We had 5 teams of educators, who it turns out, got quite competitive. I’m not really surprised knowing some of my colleagues. It was fun, engaging, and energetic. They were all able to break out, with the final team coming in with 1 minute to spare! Afterward, many people thanked me for enabling us to experience those feelings with one another. We all need a chance to ‘break out’ of the routine, let go of the stresses, and just have some plain old fun together.

IMG_2481 IMG_2474IMG_3877

I truly appreciate this graphic via @MariaGalanis and @sylviaduckworth that’s actually a part of one of the challenges in the Faculty Meeting game. It sums it up nicely.

breakout

In addition to introducing BreakOut Edu to our faculty, I also had the opportunity to use the kits with a few groups of students during our recent Theme Week. For those sessions, I used the Teamwork game and The BFG game, also from the website. They were very different activities and the students gave great feedback about which type of game they preferred. It was helpful for me to use these ready-made games that others have developed and shared on the website as a way into the experience. I’ve also become quite adept at changing lock combinations.

Our teachers are ready and eager to take the next step and design their own games and use the kits with students. If you haven’t tried this yet, take a look, explore, and play. I highly recommend it!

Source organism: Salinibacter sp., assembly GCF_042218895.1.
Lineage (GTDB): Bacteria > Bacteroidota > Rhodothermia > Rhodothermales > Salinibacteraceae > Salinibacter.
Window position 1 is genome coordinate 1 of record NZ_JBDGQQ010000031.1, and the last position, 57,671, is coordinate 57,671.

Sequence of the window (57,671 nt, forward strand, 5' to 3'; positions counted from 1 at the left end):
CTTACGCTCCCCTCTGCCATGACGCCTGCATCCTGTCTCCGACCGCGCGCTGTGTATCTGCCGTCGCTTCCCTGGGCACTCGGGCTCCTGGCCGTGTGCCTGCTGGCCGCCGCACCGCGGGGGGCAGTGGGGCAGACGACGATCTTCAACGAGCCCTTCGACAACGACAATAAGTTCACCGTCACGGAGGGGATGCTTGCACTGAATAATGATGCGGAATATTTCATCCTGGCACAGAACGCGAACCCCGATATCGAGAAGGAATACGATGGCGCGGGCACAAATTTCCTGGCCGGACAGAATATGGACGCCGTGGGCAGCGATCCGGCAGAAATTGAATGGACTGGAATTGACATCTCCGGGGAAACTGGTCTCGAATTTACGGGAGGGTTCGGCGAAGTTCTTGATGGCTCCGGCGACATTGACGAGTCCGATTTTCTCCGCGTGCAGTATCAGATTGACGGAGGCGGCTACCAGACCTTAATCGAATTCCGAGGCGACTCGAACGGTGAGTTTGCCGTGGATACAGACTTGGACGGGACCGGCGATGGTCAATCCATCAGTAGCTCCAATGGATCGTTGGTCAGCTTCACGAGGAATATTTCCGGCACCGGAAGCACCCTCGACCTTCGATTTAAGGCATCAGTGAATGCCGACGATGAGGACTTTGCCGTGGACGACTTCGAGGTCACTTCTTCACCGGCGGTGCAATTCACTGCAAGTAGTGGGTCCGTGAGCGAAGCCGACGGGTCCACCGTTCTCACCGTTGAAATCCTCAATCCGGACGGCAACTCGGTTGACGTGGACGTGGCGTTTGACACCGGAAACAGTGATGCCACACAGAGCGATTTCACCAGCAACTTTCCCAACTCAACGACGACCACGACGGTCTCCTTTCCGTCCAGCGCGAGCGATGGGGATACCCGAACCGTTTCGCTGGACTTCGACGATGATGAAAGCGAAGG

Read Full Post »

A Powerful Example of a Middle School Integrated Project

In recognition of Digital Citizenship Week, I’m sharing an example of an activity that one of our teachers implemented with her students, with her permission. The teacher, Joy Peterson (@petersonjoy) teaches fifth and sixth grade language arts. She has four classes with a total of 87 students.

Joy spent the first month of school focusing on this project. She later reflected that it was a great way to get students comfortable with their Chromebooks, and it also integrated quite a bit of language arts! I really like how this project incorporated collaboration, the use of Google Docs as graphic organizers, and integrated a variety of digital tools, including Digital Driver’s License.

Joy explains the process she used for this project in these slides:

After her students finished their work, they presented their own slides to third and fourth grade classes working in pairs. This was extremely motivating. Joy noted that only 2 out of 87 students were not ready to share on the presentation day, which is quite remarkable.

Student Project Example:

(My favorite part – the So What slides! Why does it matter? Why is this important? Why do we need to know this?)

I was able to observe these presentations and was struck by each student’s knowledge and comfort level with the whole topic of Digital Citizenship, as well as the third/fourth graders’ engagement level.

TakeAway

One of the teachers of a third/fourth grade class asked his students to reflect on their learning after the presentations. It was remarkable to see this list.

file_000

Thank you to Joy, her students,  as well as the third/fourth grade teachers and their students.

Read Full Post »